The event was divided into two parts. The first one, the Sciencetelling Bootcamp, occurred from March 15th to 18th. This package consisted of an intense training of our abilities and potentialities as explorers. In the first two days (March 15th and 16th), the amazing Lisa Witter inspired us with her Leadership and Public Speaking workshops. We were honoured to be guided by the co-founder of Apolitical and Young Global Leader (2010) to rethink our roles as leaders and potential influencers of a community. She pushed our thinking ability to the limit, and, at least for me, many questions have arisen and a paradigm shift was achieved. The Public Speaking workshop was a training to our public presentations – a big challenge to everyone, because we had to rethink our speeches considering the impact we wanted to provoke in the audience (in only three minutes!). On March 17th, we had a photography training with the awarded photographer Jaime Rojo, whom shared with us his professional experience and some photo tips. In the next day, Jorge Alvarenga, responsible for the Impact Media, told us his history and spoke about video production. Both Rojo and Alvarenga taught us how to tell stories through images: what do we wanna say and share? How do we want people to feel? What is the story behind a photo or a video? That knowledge is crucial for an explorer. In the last day of the Bootcamp, Kara Solarz, responsible for NGS’ social media, guided us through the digital world, teaching how to promote our work to the public.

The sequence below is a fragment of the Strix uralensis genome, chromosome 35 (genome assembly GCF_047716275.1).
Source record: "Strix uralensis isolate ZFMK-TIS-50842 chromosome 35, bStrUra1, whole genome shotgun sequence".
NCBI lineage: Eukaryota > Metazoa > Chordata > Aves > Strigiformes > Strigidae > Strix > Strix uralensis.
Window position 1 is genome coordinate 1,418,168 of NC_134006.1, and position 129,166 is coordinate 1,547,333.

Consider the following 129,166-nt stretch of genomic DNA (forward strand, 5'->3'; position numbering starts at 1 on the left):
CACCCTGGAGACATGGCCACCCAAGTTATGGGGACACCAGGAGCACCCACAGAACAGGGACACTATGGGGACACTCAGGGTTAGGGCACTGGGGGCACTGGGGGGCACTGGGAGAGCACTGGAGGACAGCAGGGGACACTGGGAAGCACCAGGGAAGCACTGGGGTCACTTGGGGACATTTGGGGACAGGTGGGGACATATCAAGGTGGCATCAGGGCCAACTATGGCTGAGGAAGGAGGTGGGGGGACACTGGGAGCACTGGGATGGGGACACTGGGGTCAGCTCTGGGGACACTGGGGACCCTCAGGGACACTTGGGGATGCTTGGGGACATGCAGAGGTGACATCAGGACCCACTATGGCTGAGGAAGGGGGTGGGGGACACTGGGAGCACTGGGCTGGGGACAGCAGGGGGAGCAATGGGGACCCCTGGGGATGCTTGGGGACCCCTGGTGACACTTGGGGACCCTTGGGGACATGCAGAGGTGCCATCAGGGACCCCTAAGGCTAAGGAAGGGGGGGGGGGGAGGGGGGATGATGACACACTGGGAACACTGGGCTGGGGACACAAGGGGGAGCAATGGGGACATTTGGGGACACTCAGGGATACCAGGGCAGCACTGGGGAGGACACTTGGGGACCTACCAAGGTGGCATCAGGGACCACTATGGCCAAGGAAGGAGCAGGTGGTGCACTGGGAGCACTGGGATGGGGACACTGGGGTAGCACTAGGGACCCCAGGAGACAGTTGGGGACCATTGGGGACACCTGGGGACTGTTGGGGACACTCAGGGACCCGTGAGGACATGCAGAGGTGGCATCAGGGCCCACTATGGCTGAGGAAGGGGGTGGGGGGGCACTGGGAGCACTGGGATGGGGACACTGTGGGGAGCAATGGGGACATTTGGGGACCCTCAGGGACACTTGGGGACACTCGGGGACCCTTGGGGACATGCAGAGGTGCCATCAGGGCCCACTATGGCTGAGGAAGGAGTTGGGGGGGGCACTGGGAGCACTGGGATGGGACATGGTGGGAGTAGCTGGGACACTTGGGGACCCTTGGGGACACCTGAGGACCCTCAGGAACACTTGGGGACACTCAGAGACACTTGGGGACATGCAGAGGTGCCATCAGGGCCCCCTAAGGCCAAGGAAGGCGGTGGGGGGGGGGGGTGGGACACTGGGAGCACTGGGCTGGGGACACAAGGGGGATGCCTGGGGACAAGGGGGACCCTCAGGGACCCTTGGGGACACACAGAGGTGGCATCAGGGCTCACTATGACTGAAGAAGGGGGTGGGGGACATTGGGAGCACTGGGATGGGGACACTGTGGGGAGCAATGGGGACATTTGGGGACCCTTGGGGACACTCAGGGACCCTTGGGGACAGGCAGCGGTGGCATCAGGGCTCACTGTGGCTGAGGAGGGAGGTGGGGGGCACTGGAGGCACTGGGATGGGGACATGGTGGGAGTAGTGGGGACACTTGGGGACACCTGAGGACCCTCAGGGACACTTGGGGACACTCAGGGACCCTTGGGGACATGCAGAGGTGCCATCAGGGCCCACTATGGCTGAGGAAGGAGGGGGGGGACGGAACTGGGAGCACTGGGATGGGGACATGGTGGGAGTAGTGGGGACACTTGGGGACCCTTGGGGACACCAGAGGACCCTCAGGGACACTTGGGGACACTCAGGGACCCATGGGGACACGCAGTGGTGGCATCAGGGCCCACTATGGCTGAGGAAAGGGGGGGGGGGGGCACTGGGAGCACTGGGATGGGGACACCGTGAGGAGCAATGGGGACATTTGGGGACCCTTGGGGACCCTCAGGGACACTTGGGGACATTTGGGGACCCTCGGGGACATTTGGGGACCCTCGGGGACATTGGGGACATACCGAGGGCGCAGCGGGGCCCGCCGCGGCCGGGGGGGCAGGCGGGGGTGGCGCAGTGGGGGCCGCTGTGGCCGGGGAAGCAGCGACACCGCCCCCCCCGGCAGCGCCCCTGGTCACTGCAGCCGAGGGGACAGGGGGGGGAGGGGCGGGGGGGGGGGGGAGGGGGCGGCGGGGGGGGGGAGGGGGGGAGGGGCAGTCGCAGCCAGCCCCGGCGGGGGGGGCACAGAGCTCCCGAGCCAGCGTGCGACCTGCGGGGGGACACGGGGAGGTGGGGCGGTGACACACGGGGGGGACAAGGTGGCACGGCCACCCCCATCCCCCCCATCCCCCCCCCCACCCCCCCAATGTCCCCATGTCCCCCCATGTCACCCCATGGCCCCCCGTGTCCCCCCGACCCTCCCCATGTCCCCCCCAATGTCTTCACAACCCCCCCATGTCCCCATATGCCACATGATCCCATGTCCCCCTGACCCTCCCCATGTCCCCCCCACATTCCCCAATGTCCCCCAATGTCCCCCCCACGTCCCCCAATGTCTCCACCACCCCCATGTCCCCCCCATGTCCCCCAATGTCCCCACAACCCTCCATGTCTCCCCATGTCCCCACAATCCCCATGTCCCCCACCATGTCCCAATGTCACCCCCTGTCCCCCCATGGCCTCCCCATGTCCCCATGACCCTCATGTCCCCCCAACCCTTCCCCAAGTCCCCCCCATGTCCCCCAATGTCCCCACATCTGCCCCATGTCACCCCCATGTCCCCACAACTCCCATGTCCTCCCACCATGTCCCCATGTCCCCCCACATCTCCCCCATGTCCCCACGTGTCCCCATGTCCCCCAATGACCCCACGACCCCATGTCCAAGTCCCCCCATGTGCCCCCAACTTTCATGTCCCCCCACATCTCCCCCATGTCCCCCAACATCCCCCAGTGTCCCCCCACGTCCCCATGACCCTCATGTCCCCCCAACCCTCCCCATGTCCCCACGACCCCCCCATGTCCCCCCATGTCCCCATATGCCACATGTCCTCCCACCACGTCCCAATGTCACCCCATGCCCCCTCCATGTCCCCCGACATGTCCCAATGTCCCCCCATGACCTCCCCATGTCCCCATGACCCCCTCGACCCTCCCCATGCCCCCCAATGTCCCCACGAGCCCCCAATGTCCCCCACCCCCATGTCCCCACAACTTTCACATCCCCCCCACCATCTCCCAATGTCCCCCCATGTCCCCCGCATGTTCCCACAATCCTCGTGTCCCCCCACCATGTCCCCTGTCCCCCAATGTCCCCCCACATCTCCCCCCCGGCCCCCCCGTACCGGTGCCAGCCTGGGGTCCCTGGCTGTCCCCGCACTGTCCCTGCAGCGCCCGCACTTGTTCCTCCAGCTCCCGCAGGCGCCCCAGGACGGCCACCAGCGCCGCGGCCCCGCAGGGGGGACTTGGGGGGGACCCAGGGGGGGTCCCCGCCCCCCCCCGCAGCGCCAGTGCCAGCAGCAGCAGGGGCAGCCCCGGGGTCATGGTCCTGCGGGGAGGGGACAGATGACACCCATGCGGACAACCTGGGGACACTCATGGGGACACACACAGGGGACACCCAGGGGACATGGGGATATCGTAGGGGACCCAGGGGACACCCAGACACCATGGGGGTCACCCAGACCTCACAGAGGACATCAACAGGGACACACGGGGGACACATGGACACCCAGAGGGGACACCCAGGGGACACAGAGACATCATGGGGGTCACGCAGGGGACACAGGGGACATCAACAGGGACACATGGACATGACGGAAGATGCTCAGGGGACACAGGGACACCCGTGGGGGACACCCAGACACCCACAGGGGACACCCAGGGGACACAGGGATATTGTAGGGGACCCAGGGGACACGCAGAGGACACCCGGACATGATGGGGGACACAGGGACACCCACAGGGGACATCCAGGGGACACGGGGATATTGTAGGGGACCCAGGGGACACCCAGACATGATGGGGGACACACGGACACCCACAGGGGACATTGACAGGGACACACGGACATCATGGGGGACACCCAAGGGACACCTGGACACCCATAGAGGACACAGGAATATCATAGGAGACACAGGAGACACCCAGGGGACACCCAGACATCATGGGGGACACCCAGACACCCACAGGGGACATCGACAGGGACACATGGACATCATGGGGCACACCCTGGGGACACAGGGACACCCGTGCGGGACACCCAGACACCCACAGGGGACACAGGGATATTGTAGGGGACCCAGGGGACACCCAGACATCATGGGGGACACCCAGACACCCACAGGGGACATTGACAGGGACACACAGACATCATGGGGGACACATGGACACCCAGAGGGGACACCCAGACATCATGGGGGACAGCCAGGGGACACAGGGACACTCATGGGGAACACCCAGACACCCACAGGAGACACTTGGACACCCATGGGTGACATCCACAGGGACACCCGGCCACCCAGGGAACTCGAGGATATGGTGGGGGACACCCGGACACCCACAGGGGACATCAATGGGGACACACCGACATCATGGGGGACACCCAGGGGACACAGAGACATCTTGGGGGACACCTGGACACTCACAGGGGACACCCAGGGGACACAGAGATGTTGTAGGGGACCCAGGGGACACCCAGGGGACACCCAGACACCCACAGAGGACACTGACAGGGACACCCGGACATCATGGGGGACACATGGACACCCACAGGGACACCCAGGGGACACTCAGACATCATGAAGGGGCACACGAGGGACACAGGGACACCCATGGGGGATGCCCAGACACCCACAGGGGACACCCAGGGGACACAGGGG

The second part of the event, from March 19th to 20th, took place in the Museo Interactivo de Economia and focused on the explorers’ works. In the Explorer Spotlight (on March 19th) all we 26 explorers had the opportunity to do a 3-minute speech about our National Geographic related works to students, invited people and NGS and NGP’s members and staff. Was beautiful to see how my explorer friends evolved in their speeches and stage presence. I am so proud of all of you! In the next day, there was the Explorer Symposium, where recognized and well stablished explorers presented their works and how they make difference in their communities.